I was thinking about what to write about today… maybe The Big Bang Theory and it’s OMG reveal at the end of the last episode…or The Muppets and how I’m enjoying it more than I thought I would…or how I can’t wait to binge watch the entire season of Blind Spot.
But it's Throwback Thursday, so I'm bringing it to you by way of classic radio, television, and film.
I’ll let you in on a secret – I LOVE this stuff. Turner Classic movies – yes, please. Radio Classics – It’s pretty cool to listen to something like an episode of George Burns & Gracie Allen’s radio show, and know that my grandmom and great-grandmother listened to the same show decades ago.
Here are three highlights from the three mediums that are at the top of my list.
Burns & Allen, a hysterically funny comedy team. (And they actually fit under radio, tv, and film). They met in Vaudeville and were married soon after they paired up. George is the straight man to Gracie’s silly and flighty role. Their timing is perfect. I also love how the product sponsors are worked into the skits. Their show ran for several years on radio, and then switched to TV for another long run. It’s pretty cool that they were able to switch to the “new” format and thrive. I downloaded a ton of the radio shows to my mp3 player and listen to them on long drives.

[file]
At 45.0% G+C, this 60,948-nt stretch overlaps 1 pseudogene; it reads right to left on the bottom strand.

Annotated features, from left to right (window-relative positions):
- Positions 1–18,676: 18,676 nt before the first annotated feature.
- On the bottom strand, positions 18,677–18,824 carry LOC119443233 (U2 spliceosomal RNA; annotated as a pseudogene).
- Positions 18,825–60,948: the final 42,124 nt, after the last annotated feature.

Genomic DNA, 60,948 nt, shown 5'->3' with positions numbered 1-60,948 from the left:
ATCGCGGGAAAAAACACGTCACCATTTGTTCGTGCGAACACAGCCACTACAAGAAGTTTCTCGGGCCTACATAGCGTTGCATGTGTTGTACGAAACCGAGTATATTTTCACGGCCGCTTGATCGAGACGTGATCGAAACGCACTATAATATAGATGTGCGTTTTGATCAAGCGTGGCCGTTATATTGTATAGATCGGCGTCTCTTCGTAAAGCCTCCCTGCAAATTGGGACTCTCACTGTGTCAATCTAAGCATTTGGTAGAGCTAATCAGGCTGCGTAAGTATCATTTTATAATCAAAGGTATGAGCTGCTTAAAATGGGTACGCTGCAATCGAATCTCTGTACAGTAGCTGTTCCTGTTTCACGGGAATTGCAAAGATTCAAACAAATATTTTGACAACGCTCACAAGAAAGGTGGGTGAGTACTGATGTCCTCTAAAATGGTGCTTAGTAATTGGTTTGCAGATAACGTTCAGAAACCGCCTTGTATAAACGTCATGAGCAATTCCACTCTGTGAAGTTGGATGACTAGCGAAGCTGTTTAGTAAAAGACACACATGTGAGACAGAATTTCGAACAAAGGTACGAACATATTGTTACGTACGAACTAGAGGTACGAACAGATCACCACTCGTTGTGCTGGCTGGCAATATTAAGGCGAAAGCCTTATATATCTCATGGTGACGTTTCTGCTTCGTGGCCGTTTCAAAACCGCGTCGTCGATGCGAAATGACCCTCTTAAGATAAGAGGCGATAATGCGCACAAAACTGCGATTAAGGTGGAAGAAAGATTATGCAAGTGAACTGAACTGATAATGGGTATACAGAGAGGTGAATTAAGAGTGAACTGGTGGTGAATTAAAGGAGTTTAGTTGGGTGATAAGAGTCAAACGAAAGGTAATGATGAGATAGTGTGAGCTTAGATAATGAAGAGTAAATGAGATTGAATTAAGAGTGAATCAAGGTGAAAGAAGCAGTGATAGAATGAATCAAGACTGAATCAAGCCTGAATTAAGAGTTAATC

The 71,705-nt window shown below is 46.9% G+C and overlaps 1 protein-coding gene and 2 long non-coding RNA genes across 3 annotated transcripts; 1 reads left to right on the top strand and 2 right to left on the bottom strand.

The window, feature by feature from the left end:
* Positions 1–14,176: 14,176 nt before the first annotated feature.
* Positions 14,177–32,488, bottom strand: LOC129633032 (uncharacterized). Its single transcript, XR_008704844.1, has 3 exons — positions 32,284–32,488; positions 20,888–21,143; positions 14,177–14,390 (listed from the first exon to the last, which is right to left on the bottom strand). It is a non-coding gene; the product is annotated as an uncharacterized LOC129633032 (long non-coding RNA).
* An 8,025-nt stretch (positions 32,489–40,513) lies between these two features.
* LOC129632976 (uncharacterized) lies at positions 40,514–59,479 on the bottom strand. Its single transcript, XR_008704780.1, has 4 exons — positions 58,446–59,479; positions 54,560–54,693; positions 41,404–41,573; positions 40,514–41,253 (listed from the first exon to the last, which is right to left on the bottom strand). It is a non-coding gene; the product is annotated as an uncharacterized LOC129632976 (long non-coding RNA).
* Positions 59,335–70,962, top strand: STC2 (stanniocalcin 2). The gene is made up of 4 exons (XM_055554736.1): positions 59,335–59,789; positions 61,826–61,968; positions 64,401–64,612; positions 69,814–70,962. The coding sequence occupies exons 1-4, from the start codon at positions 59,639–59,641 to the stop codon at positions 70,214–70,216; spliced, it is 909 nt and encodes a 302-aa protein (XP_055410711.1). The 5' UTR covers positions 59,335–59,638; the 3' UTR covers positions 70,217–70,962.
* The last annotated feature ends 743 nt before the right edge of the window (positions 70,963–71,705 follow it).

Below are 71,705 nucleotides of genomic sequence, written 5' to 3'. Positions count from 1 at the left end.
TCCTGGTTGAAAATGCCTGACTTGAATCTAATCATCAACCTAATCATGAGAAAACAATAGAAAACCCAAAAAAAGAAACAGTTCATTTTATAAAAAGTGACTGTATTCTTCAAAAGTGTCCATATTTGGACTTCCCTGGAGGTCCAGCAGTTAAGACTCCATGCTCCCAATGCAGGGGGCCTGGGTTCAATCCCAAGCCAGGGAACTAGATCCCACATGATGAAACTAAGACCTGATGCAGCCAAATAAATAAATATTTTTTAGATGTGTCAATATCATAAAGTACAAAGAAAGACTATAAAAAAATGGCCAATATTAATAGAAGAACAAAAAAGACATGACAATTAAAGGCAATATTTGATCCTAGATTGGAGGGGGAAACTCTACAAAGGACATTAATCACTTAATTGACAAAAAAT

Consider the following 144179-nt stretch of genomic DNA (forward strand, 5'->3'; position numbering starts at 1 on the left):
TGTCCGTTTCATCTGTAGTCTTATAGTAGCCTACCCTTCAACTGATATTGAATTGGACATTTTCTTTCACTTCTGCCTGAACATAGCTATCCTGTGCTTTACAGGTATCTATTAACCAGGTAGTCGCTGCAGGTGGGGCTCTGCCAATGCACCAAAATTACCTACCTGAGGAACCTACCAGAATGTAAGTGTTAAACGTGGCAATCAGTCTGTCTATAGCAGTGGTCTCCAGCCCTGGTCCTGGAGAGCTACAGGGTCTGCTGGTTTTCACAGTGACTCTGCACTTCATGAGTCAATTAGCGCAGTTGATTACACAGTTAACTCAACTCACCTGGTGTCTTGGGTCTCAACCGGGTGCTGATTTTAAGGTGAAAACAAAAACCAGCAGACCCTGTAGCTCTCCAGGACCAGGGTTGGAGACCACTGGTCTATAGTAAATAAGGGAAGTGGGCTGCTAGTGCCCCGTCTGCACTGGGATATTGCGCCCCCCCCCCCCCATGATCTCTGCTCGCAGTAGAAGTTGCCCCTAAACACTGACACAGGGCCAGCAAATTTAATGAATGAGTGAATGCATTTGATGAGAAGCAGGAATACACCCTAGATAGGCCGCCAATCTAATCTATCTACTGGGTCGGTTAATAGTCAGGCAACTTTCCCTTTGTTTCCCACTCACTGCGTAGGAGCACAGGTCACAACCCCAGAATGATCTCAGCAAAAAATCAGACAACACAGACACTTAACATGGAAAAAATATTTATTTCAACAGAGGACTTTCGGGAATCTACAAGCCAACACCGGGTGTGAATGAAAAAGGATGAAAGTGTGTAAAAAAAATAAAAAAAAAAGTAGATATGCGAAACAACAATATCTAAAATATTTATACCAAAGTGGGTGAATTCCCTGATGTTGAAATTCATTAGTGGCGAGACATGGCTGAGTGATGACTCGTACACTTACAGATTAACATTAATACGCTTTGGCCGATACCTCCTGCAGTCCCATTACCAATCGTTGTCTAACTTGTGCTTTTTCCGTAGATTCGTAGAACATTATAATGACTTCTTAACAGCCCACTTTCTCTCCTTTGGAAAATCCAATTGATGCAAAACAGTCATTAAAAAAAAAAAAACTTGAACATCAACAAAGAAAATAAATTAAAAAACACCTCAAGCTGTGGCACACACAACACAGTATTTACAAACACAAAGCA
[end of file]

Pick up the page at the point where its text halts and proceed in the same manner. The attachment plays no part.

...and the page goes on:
The Honeymooners. The characters of this show were originally a sketch as part of The Jackie Gleason Show (originally DuMont’s Cavalcade of Stars). Gleason himself was a stand-up comedian who had his start in movies before making it big on tv. In The Honeymooners, we have Ralph Kramden (Gleason), a loud-mouthed, hot-headed bus driver, his wife Alice (Audrey Meadows) a strong, sensible woman who holds her own, Ed Norton (Art Carney), Ralph’s best friend and perfect sidekick, and Trixie (Joyce Randolph), Ed’s wife. Ralph gets in all sorts of situations, usually with the best of intentions. Best lines: “To the moon, Alice.” And, as they end every episode, “Baby, you’re the greatest.”
Have you ever watched a silent film? I discovered Buster Keaton movies one night on TCM. Over the course of his career, he was an actor, producer, director, writer and stunt performer. Another one to also make his start in Vaudeville, he did all his own stunts, and that’s pretty incredible (you’ll see what I mean when you check out the link below). Physical comedy was his trademark, and it did it all with this great, stoic, deadpan expression. It’s so interesting to look at the history of the movie houses and how films were made back then.
For one of his movies, check out The General. Here’s a peek at the best of his stunts (better ones start at the 35 second mark):
I hope you’ve enjoyed my blast from the past.
Anyone else a fan?